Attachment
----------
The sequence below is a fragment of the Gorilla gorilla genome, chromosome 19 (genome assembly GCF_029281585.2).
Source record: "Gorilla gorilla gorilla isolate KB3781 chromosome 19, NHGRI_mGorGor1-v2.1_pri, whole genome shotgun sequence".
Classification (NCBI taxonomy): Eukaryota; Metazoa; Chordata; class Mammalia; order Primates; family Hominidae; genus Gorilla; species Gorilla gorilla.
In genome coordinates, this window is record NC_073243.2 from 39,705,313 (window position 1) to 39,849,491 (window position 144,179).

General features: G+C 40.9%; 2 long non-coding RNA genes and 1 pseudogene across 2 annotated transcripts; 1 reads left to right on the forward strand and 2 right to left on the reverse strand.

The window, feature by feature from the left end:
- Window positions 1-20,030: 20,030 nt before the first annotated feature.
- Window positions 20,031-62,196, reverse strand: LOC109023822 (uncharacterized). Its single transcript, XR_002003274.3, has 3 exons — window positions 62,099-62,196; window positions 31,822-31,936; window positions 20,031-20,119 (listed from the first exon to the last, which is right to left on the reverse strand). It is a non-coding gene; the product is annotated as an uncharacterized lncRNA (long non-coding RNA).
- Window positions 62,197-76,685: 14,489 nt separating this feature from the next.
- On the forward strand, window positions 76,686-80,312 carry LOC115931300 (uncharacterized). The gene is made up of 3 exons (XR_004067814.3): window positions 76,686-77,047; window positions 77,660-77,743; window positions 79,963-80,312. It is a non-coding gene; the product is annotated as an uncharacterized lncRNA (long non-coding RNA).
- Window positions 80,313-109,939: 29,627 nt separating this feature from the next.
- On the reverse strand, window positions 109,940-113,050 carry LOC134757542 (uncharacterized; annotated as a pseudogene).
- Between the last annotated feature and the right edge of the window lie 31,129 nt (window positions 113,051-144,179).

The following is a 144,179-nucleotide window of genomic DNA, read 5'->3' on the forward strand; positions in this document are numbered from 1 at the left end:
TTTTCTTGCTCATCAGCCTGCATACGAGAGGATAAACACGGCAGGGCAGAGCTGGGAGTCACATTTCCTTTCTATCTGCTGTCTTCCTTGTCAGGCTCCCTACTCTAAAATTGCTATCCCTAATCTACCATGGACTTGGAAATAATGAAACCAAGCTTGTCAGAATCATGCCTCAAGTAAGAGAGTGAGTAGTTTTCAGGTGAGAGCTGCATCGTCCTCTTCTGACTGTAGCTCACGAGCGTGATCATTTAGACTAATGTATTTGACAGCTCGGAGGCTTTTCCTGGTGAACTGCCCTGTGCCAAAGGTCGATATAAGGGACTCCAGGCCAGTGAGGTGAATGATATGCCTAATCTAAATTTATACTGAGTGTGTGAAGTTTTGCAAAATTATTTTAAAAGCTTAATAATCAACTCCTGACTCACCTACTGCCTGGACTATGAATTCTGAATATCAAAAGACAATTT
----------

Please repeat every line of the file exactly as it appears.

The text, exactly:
The sequence below is a fragment of the Gorilla gorilla genome, chromosome 19 (genome assembly GCF_029281585.2).
Source record: "Gorilla gorilla gorilla isolate KB3781 chromosome 19, NHGRI_mGorGor1-v2.1_pri, whole genome shotgun sequence".
Classification (NCBI taxonomy): Eukaryota; Metazoa; Chordata; class Mammalia; order Primates; family Hominidae; genus Gorilla; species Gorilla gorilla.
In genome coordinates, this window is record NC_073243.2 from 39,705,313 (window position 1) to 39,849,491 (window position 144,179).

General features: G+C 40.9%; 2 long non-coding RNA genes and 1 pseudogene across 2 annotated transcripts; 1 reads left to right on the forward strand and 2 right to left on the reverse strand.

The window, feature by feature from the left end:
- Window positions 1-20,030: 20,030 nt before the first annotated feature.
- Window positions 20,031-62,196, reverse strand: LOC109023822 (uncharacterized). Its single transcript, XR_002003274.3, has 3 exons — window positions 62,099-62,196; window positions 31,822-31,936; window positions 20,031-20,119 (listed from the first exon to the last, which is right to left on the reverse strand). It is a non-coding gene; the product is annotated as an uncharacterized lncRNA (long non-coding RNA).
- Window positions 62,197-76,685: 14,489 nt separating this feature from the next.
- On the forward strand, window positions 76,686-80,312 carry LOC115931300 (uncharacterized). The gene is made up of 3 exons (XR_004067814.3): window positions 76,686-77,047; window positions 77,660-77,743; window positions 79,963-80,312. It is a non-coding gene; the product is annotated as an uncharacterized lncRNA (long non-coding RNA).
- Window positions 80,313-109,939: 29,627 nt separating this feature from the next.
- On the reverse strand, window positions 109,940-113,050 carry LOC134757542 (uncharacterized; annotated as a pseudogene).
- Between the last annotated feature and the right edge of the window lie 31,129 nt (window positions 113,051-144,179).

The following is a 144,179-nucleotide window of genomic DNA, read 5'->3' on the forward strand; positions in this document are numbered from 1 at the left end:
TTTTCTTGCTCATCAGCCTGCATACGAGAGGATAAACACGGCAGGGCAGAGCTGGGAGTCACATTTCCTTTCTATCTGCTGTCTTCCTTGTCAGGCTCCCTACTCTAAAATTGCTATCCCTAATCTACCATGGACTTGGAAATAATGAAACCAAGCTTGTCAGAATCATGCCTCAAGTAAGAGAGTGAGTAGTTTTCAGGTGAGAGCTGCATCGTCCTCTTCTGACTGTAGCTCACGAGCGTGATCATTTAGACTAATGTATTTGACAGCTCGGAGGCTTTTCCTGGTGAACTGCCCTGTGCCAAAGGTCGATATAAGGGACTCCAGGCCAGTGAGGTGAATGATATGCCTAATCTAAATTTATACTGAGTGTGTGAAGTTTTGCAAAATTATTTTAAAAGCTTAATAATCAACTCCTGACTCACCTACTGCCTGGACTATGAATTCTGAATATCAAAAGACAATTT